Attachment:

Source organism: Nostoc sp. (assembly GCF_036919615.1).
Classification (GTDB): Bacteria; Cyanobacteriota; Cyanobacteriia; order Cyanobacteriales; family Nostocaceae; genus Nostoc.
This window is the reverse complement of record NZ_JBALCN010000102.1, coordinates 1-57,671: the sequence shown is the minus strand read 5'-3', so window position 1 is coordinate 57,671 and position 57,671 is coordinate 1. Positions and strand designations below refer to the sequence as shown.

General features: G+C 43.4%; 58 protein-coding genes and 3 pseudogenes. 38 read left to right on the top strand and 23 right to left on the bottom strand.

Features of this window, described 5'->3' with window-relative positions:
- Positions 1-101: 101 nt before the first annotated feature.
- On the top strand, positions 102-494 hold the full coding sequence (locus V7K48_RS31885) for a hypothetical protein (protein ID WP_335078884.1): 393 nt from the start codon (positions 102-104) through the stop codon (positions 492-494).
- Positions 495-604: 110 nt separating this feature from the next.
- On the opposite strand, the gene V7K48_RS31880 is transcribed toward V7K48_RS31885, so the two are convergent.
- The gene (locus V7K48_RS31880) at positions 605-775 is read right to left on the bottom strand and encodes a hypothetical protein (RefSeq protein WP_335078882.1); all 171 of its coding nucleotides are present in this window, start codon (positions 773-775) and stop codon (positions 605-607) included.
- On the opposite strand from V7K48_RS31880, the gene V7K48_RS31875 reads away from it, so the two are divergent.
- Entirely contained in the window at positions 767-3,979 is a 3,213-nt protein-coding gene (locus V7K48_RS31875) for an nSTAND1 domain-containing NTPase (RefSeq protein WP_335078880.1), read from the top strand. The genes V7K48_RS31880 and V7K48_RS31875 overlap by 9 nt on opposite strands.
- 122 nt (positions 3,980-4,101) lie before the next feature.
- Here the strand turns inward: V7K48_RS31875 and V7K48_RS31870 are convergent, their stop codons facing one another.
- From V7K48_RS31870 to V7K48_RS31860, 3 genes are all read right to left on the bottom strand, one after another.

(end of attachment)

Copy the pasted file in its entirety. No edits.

Source organism: Nostoc sp. (assembly GCF_036919615.1).
Classification (GTDB): Bacteria; Cyanobacteriota; Cyanobacteriia; order Cyanobacteriales; family Nostocaceae; genus Nostoc.
This window is the reverse complement of record NZ_JBALCN010000102.1, coordinates 1-57,671: the sequence shown is the minus strand read 5'-3', so window position 1 is coordinate 57,671 and position 57,671 is coordinate 1. Positions and strand designations below refer to the sequence as shown.

General features: G+C 43.4%; 58 protein-coding genes and 3 pseudogenes. 38 read left to right on the top strand and 23 right to left on the bottom strand.

Features of this window, described 5'->3' with window-relative positions:
- Positions 1-101: 101 nt before the first annotated feature.
- On the top strand, positions 102-494 hold the full coding sequence (locus V7K48_RS31885) for a hypothetical protein (protein ID WP_335078884.1): 393 nt from the start codon (positions 102-104) through the stop codon (positions 492-494).
- Positions 495-604: 110 nt separating this feature from the next.
- On the opposite strand, the gene V7K48_RS31880 is transcribed toward V7K48_RS31885, so the two are convergent.
- The gene (locus V7K48_RS31880) at positions 605-775 is read right to left on the bottom strand and encodes a hypothetical protein (RefSeq protein WP_335078882.1); all 171 of its coding nucleotides are present in this window, start codon (positions 773-775) and stop codon (positions 605-607) included.
- On the opposite strand from V7K48_RS31880, the gene V7K48_RS31875 reads away from it, so the two are divergent.
- Entirely contained in the window at positions 767-3,979 is a 3,213-nt protein-coding gene (locus V7K48_RS31875) for an nSTAND1 domain-containing NTPase (RefSeq protein WP_335078880.1), read from the top strand. The genes V7K48_RS31880 and V7K48_RS31875 overlap by 9 nt on opposite strands.
- 122 nt (positions 3,980-4,101) lie before the next feature.
- Here the strand turns inward: V7K48_RS31875 and V7K48_RS31870 are convergent, their stop codons facing one another.
- From V7K48_RS31870 to V7K48_RS31860, 3 genes are all read right to left on the bottom strand, one after another.